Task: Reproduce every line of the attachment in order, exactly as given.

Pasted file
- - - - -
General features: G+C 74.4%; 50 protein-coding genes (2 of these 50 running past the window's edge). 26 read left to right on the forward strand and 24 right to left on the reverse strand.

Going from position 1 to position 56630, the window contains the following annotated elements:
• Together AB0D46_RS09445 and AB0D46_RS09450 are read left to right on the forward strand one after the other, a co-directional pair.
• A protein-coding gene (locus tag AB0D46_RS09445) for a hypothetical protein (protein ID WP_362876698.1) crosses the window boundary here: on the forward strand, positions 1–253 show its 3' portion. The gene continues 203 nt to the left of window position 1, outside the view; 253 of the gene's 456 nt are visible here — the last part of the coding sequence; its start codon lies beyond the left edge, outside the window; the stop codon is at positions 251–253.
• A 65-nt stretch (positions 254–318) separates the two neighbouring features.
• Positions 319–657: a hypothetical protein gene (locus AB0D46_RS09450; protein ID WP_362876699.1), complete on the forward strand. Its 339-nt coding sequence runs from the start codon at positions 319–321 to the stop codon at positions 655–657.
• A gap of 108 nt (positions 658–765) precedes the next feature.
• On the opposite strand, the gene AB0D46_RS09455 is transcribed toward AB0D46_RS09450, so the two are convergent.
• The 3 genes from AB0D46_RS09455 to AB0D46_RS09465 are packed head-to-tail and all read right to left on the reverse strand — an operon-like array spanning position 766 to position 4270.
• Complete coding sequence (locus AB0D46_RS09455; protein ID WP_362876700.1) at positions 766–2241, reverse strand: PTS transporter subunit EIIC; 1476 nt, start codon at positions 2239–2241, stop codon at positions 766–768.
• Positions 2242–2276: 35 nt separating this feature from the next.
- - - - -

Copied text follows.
General features: G+C 74.4%; 50 protein-coding genes (2 of these 50 running past the window's edge). 26 read left to right on the forward strand and 24 right to left on the reverse strand.

Going from position 1 to position 56630, the window contains the following annotated elements:
• Together AB0D46_RS09445 and AB0D46_RS09450 are read left to right on the forward strand one after the other, a co-directional pair.
• A protein-coding gene (locus tag AB0D46_RS09445) for a hypothetical protein (protein ID WP_362876698.1) crosses the window boundary here: on the forward strand, positions 1–253 show its 3' portion. The gene continues 203 nt to the left of window position 1, outside the view; 253 of the gene's 456 nt are visible here — the last part of the coding sequence; its start codon lies beyond the left edge, outside the window; the stop codon is at positions 251–253.
• A 65-nt stretch (positions 254–318) separates the two neighbouring features.
• Positions 319–657: a hypothetical protein gene (locus AB0D46_RS09450; protein ID WP_362876699.1), complete on the forward strand. Its 339-nt coding sequence runs from the start codon at positions 319–321 to the stop codon at positions 655–657.
• A gap of 108 nt (positions 658–765) precedes the next feature.
• On the opposite strand, the gene AB0D46_RS09455 is transcribed toward AB0D46_RS09450, so the two are convergent.
• The 3 genes from AB0D46_RS09455 to AB0D46_RS09465 are packed head-to-tail and all read right to left on the reverse strand — an operon-like array spanning position 766 to position 4270.
• Complete coding sequence (locus AB0D46_RS09455; protein ID WP_362876700.1) at positions 766–2241, reverse strand: PTS transporter subunit EIIC; 1476 nt, start codon at positions 2239–2241, stop codon at positions 766–768.
• Positions 2242–2276: 35 nt separating this feature from the next.